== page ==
Politics Reformed: The Anglo-American Legacy of Covenant TheologyPolitics Reformed: The Anglo-American Legacy of Covenant Theology by Glenn A. Moots

I really enjoyed this book. It explained many things that had heretofore been missing in my understanding of American history. The author brings a vast amount of research into the story.

In the beginning, he explains the meaning of political theology. This is contrasted with other methods of understanding politics. Then he explains the meaning of covenant theology (and does a pretty good job for a non-theologian) as well as the Protestant Reformers who contributed to it, primarily John Calvin and Henry Bullinger. The meat of the book is his description of how this theology was applied to English politics during the English Civil War and later American politics in colonial times. He concludes with a discussion of modern covenant theology as well as how we can apply this version of political theology in modern times.

It is not as large as you might think for a book that gives so much information. But this is not what you might call casual summer reading. The prose is easy but new ideas and end-notes come by the bucket on some pages. Nevertheless for those who want to know about how covenant theology in particular shaped our country, this is the book for you.

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In (partial) praise of labels

Labels are odd things. There are some labels that people love, like non-judgmental Christian. Other labels are not so popular, like “fundamentalist,” “homophobic,” and “right–wing extremist.” Many Christians fear being labeled one of these unpopular names. An unpopular name probably means that you ventured too far outside the culture’s (always shifting) boundaries.  But who makes those boundaries anyway? Before we run for fear of a label we should consider who defines the labels as well as who applies them? Most of all, why do we fear them so much?

I have long had a fear of being labeled judgmental. I want to be approachable, and being viewed as harsh is not the quickest way to gain a reputation as being approachable. But as I’ve studied Jesus’ words in Matthew five, as well as His earthly ministry, I’ve come to the conclusion that labels are inescapable. Jesus was viewed as a glutton because he regularly ate with people. He was seen as harsh by some because He corrected them, while they were proud and didn’t want correction. He could have complained that He was only misunderstood but that would have been wrong. The problem was they understood Him quite well. He was a threat to the cultural hypocrisy of His day. Paul was in the same boat. Sometimes these labels were accurate (part of the accusation of Stephen in Acts 6, for instance); many times they were not (Jesus was no glutton). The point is not the accuracy of the label, but how one handles being labeled. If a charge is false go ahead and try to refute it, but most of the time they won’t listen anyway.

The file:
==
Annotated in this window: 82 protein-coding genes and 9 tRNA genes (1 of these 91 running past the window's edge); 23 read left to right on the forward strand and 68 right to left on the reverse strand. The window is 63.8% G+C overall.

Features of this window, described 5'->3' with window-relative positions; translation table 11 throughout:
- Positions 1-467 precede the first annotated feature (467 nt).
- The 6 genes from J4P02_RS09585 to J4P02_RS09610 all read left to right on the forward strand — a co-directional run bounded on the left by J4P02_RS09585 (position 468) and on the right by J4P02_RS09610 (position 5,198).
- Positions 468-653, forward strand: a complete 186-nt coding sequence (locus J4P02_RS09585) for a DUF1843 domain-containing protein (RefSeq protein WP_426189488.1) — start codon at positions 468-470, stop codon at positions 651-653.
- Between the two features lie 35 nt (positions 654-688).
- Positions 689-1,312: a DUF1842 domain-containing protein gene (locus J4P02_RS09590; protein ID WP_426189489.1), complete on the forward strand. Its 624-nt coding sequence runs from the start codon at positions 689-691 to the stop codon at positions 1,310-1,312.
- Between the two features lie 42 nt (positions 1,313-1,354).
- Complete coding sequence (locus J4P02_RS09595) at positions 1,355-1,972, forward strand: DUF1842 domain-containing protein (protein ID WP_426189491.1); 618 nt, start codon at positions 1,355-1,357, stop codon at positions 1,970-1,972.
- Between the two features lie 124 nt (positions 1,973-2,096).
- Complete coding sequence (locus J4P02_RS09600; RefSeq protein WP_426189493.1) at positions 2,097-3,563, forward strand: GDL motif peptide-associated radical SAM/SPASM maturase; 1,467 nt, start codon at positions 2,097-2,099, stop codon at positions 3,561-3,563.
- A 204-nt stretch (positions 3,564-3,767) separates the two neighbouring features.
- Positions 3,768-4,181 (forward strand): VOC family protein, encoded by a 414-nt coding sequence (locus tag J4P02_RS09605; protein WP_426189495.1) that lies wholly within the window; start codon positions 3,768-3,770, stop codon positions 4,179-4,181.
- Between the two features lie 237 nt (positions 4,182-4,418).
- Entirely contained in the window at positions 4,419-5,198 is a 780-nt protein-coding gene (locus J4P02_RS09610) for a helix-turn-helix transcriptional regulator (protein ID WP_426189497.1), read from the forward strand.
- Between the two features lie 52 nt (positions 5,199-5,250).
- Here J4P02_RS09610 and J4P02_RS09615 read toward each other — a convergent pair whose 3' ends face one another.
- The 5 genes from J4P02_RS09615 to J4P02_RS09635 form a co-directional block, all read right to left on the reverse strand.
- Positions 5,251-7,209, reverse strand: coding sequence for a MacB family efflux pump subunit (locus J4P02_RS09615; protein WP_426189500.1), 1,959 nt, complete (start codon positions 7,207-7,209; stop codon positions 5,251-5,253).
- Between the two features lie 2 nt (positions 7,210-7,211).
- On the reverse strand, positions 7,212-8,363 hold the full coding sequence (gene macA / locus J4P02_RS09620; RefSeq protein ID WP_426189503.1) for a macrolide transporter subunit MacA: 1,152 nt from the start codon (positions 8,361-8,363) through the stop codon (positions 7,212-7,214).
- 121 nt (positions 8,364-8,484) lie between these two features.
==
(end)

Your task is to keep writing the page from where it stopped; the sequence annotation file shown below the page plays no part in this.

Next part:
None of the apostles were known in their day as being the most popular men of the city. They didn’t run from the labels and neither did they worry about how they were view by men. The only one Jesus wanted to please was his Father. If we are faithful to God’s word the labels will come, no matter how hard we try to keep it from sticking; the more you love and proclaim God’s word without apology, the more labels will stick to you.

If we fear man we will compromise ourselves and our convictions to comply with whatever views are most popular at the time. If we fear God we will lovingly proclaim His word regardless of the consequences. And when (not if) the labels come for being faithful to the word, you are blessed to receive just a minor taste of the scorn heaped upon God’s faithful prophets (Matt. 5:10-12). Not bad company, if you ask me.

Mentally stimulating + heart stirring

The Secret Thoughts of an Unlikely Convert: An English Professor's Journey Into Christian FaithThe Secret Thoughts of an Unlikely Convert: An English Professor’s Journey Into Christian Faith by Rosaria Champagne Butterfield

I was not expecting this book to pack the punch that it did. I suspected it would be a book solely about Mrs. Butterfield’s conversion, but it was so much more. She told about her struggles not only coming out of lesbianism, but her struggles in the faith and with other Christians. Her story is beautifully told (she’s an English Literature professor, after all), but the writing only enhanced the powerful story of what life is like when you trust God with everything. I needed to hear what she had to say at this particular point in my life, and I’m sure others do as well.